Shari Logan, a spokeswoman for the Health Department, argued that staff should not be impacted by the scaling back of the library because the agency will make its physical collections available in digitized form and offer alternatives to subscription-based journals that “ensure that staff continue to have the information they need to do their work.”

But the alternative resources the department plans to provide do not appear to be commensurate with subscription-based journals, according to a list made available to agency staff this week.

The list, which was shared with The News, shows the department will direct staff to make use of Google Scholar, the Public Library of Science and other free online databases to access research materials.

The list also recommends using the New York Academy of Medicine and HighWire Press for accessing interlibrary materials and journal writings — though it notes those resources can come at a cost.

It’s unclear if the department plans to pay for staff to access such materials going forward, or if staff would have to go out of pocket themselves. The Adams spokeswoman said that’s not yet clear, but pointed to the Health Department’s statement that it will “ensure that staff continue to have the information they need to do their work.”

A Department of Health researcher who spoke on condition of anonymity due to not being authorized to talk to the press told The News free databases like Google Scholar are not adequate replacements for subscription-based journals.

“This is going to make it much harder for people to get the information they need to do their job and protect New Yorkers,” the staffer said. “It’s taking a tool out of the hands of the workers.”

Among the most widely used medical trade publications behind paywalls are the Journal of the American Medical Association and the Annals of Internal Medicine.

The combined annual subscription cost for those two journals for a single person is nearly $600, their websites show. Annual subscription rates to those journals for institutions like public health agencies range in the thousands of dollars.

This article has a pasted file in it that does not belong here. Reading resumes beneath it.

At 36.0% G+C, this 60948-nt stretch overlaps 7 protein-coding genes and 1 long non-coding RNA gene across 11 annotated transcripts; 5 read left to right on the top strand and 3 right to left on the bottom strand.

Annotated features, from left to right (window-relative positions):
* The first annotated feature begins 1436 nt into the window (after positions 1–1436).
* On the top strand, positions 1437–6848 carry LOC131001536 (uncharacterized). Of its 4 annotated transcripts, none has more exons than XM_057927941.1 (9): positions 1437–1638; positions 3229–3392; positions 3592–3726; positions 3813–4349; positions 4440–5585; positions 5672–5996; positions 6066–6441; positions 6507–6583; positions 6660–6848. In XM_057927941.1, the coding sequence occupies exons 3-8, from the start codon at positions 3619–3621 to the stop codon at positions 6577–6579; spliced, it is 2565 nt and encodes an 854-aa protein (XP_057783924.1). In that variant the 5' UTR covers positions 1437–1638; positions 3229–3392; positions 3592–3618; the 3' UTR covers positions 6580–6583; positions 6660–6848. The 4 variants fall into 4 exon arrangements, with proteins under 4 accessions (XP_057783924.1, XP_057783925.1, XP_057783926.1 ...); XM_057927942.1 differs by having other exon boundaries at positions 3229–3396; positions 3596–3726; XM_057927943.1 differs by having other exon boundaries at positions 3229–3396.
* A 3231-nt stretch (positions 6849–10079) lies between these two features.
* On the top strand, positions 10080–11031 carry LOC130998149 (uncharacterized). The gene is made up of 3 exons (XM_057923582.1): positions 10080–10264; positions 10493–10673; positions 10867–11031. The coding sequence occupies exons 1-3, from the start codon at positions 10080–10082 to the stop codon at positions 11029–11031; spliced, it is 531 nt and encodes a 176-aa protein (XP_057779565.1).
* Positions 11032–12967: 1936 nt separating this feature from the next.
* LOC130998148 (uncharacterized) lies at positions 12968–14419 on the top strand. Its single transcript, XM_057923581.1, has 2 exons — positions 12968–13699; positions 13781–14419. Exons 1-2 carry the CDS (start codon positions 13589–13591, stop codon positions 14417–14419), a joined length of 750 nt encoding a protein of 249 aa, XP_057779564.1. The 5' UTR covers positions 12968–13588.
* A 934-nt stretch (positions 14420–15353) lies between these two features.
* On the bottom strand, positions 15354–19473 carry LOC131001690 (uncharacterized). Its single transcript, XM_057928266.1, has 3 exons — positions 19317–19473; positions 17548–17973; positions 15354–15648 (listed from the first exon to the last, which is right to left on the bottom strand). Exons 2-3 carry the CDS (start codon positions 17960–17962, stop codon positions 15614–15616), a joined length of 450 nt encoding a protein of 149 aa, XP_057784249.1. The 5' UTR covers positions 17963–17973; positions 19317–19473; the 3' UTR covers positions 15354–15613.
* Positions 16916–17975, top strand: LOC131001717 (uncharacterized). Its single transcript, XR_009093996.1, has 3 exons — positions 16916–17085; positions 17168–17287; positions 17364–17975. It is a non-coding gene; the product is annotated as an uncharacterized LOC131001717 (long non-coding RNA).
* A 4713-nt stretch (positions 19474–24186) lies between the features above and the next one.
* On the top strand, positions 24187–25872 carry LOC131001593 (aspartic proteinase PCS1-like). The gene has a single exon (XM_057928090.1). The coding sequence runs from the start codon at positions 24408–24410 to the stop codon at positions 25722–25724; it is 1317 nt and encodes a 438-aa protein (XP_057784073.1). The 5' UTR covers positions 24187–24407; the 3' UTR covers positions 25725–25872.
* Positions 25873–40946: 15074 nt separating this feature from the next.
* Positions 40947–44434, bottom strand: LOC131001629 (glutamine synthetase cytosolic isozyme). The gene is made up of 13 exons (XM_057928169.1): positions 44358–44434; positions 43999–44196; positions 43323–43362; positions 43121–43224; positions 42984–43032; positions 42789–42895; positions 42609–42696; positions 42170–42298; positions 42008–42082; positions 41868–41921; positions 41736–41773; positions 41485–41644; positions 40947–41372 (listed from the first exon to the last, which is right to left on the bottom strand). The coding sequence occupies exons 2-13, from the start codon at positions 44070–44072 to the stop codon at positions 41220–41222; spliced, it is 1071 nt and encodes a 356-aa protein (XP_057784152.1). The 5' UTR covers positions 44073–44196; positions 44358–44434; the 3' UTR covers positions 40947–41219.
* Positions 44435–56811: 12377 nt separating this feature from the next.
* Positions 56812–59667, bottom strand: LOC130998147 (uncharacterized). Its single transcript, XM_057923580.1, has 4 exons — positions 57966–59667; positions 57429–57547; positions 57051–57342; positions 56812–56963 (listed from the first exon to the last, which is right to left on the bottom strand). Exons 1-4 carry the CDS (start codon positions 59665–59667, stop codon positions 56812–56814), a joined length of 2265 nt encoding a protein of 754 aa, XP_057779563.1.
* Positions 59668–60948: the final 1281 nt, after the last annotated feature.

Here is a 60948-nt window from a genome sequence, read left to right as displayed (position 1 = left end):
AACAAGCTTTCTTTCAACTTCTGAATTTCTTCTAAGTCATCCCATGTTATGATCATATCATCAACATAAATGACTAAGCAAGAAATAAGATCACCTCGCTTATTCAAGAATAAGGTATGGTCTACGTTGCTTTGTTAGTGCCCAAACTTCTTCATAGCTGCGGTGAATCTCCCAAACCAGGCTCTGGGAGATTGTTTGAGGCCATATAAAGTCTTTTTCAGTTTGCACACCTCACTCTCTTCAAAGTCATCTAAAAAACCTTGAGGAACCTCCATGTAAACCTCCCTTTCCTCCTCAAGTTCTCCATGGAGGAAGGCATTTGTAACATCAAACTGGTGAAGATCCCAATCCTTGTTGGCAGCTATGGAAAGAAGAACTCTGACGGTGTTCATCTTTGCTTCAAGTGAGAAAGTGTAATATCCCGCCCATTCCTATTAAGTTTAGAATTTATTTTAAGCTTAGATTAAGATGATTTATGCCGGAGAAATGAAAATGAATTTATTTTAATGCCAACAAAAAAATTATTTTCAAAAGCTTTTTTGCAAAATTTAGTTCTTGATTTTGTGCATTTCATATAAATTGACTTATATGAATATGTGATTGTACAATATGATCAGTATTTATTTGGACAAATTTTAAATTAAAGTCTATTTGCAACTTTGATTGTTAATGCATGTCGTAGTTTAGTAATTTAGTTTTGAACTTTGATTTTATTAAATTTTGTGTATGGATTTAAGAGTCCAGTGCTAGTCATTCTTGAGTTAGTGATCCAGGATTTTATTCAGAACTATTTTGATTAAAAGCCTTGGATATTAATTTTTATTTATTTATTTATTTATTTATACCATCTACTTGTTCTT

Jay Varma, an infectious disease expert who served as former Mayor Bill de Blasio’s top COVID adviser, said that while some research material is publicly available on the web, the closure of the Public Health Library is troubling.

“It is just another example of how poorly funded public health is,” Varma said. “Even the largest city health department in the country — one that relies on scientific evidence to shape the policies for over 8 million people — is unable to fund access to the books and journals in which that evidence is published.”

It’s unclear how much money the city’s saving by closing the library. Adams’ spokeswoman would not say.

The library closure is part of the 4 percent spending cut Adams ordered nearly all city agencies, including the Department of Health, to enact in April for the 2024 fiscal year, the spokeswoman confirmed.

The April savings initiative was the third budget belt-tightening measure implemented by the mayor since he took office.

The Department of Health — which was subject to all three — managed to in total shave more than $140 million in spending over the 2023 and 2024 fiscal years under the savings initiatives, budget documents from Adams’ office show.

During this spring’s budget negotiations with the City Council, Adams drew criticism from left-wing lawmakers for seeking such cuts.

Adams has countered the cuts are necessary to hedge against a ballooning city budget deficit that could grow as large as $7 billion within the next five years.

©2023 New York Daily News. Distributed by Tribune Content Agency, LLC.